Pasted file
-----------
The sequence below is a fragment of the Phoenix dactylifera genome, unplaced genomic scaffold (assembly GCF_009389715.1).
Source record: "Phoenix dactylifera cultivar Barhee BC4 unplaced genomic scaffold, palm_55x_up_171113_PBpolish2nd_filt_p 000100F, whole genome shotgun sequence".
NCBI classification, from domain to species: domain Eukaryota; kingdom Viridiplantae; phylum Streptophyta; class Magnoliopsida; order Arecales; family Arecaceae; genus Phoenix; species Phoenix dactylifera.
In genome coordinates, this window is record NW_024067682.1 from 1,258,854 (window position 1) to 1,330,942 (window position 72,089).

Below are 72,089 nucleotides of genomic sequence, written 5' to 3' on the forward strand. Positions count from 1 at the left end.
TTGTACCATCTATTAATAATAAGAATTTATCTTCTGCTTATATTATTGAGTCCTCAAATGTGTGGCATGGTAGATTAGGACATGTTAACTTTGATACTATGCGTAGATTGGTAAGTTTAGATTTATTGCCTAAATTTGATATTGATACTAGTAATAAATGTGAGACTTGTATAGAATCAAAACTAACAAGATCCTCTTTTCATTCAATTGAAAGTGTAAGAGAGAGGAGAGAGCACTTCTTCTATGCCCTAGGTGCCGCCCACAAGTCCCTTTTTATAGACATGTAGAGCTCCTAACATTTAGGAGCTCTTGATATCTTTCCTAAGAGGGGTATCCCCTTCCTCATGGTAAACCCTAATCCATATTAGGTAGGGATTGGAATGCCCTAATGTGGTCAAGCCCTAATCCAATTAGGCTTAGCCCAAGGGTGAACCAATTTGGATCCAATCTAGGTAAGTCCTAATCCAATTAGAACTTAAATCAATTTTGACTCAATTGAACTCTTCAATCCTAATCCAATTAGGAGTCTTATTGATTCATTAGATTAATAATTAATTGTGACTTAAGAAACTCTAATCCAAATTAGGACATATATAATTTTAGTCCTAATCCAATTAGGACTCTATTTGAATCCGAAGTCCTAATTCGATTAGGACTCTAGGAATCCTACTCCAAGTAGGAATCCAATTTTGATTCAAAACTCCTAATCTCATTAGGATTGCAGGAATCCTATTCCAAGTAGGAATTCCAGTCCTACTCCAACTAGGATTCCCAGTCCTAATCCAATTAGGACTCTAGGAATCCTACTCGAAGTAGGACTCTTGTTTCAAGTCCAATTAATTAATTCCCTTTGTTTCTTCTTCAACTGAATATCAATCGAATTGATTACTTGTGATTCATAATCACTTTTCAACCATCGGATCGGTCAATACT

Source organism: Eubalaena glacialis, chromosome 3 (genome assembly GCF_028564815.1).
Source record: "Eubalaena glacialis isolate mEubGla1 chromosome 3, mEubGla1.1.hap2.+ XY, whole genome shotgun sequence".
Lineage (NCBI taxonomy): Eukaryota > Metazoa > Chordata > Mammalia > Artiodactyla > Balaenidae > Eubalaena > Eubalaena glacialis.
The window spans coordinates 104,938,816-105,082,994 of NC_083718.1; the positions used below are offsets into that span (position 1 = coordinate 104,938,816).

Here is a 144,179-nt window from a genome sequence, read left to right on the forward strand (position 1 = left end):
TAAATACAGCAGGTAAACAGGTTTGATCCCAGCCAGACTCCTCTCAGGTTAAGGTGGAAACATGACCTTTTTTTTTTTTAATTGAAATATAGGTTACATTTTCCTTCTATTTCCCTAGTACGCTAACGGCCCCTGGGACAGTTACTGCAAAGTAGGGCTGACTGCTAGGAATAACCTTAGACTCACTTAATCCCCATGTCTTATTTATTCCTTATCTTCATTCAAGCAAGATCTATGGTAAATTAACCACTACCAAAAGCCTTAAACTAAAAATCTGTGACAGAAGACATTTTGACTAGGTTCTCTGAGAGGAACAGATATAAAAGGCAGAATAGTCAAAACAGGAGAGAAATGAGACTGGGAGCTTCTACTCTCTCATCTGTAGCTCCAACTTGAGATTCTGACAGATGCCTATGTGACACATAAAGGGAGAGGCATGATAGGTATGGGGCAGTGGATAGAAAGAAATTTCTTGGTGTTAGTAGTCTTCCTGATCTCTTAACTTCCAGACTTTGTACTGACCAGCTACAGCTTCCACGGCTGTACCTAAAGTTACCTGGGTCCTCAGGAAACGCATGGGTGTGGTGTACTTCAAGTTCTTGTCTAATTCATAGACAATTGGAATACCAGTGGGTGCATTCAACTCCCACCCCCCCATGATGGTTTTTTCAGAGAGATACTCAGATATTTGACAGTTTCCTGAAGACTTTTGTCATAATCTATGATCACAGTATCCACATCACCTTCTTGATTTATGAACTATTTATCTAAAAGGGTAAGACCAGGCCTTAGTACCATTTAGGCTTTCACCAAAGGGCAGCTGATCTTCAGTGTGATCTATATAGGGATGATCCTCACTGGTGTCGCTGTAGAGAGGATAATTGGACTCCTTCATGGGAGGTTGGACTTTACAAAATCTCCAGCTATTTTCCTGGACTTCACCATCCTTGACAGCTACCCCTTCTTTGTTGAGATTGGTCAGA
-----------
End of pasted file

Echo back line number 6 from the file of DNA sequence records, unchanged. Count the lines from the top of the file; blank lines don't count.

TTGTACCATCTATTAATAATAAGAATTTATCTTCTGCTTATATTATTGAGTCCTCAAATGTGTGGCATGGTAGATTAGGACATGTTAACTTTGATACTATGCGTAGATTGGTAAGTTTAGATTTATTGCCTAAATTTGATATTGATACTAGTAATAAATGTGAGACTTGTATAGAATCAAAACTAACAAGATCCTCTTTTCATTCAATTGAAAGTGTAAGAGAGAGGAGAGAGCACTTCTTCTATGCCCTAGGTGCCGCCCACAAGTCCCTTTTTATAGACATGTAGAGCTCCTAACATTTAGGAGCTCTTGATATCTTTCCTAAGAGGGGTATCCCCTTCCTCATGGTAAACCCTAATCCATATTAGGTAGGGATTGGAATGCCCTAATGTGGTCAAGCCCTAATCCAATTAGGCTTAGCCCAAGGGTGAACCAATTTGGATCCAATCTAGGTAAGTCCTAATCCAATTAGAACTTAAATCAATTTTGACTCAATTGAACTCTTCAATCCTAATCCAATTAGGAGTCTTATTGATTCATTAGATTAATAATTAATTGTGACTTAAGAAACTCTAATCCAAATTAGGACATATATAATTTTAGTCCTAATCCAATTAGGACTCTATTTGAATCCGAAGTCCTAATTCGATTAGGACTCTAGGAATCCTACTCCAAGTAGGAATCCAATTTTGATTCAAAACTCCTAATCTCATTAGGATTGCAGGAATCCTATTCCAAGTAGGAATTCCAGTCCTACTCCAACTAGGATTCCCAGTCCTAATCCAATTAGGACTCTAGGAATCCTACTCGAAGTAGGACTCTTGTTTCAAGTCCAATTAATTAATTCCCTTTGTTTCTTCTTCAACTGAATATCAATCGAATTGATTACTTGTGATTCATAATCACTTTTCAACCATCGGATCGGTCAATACT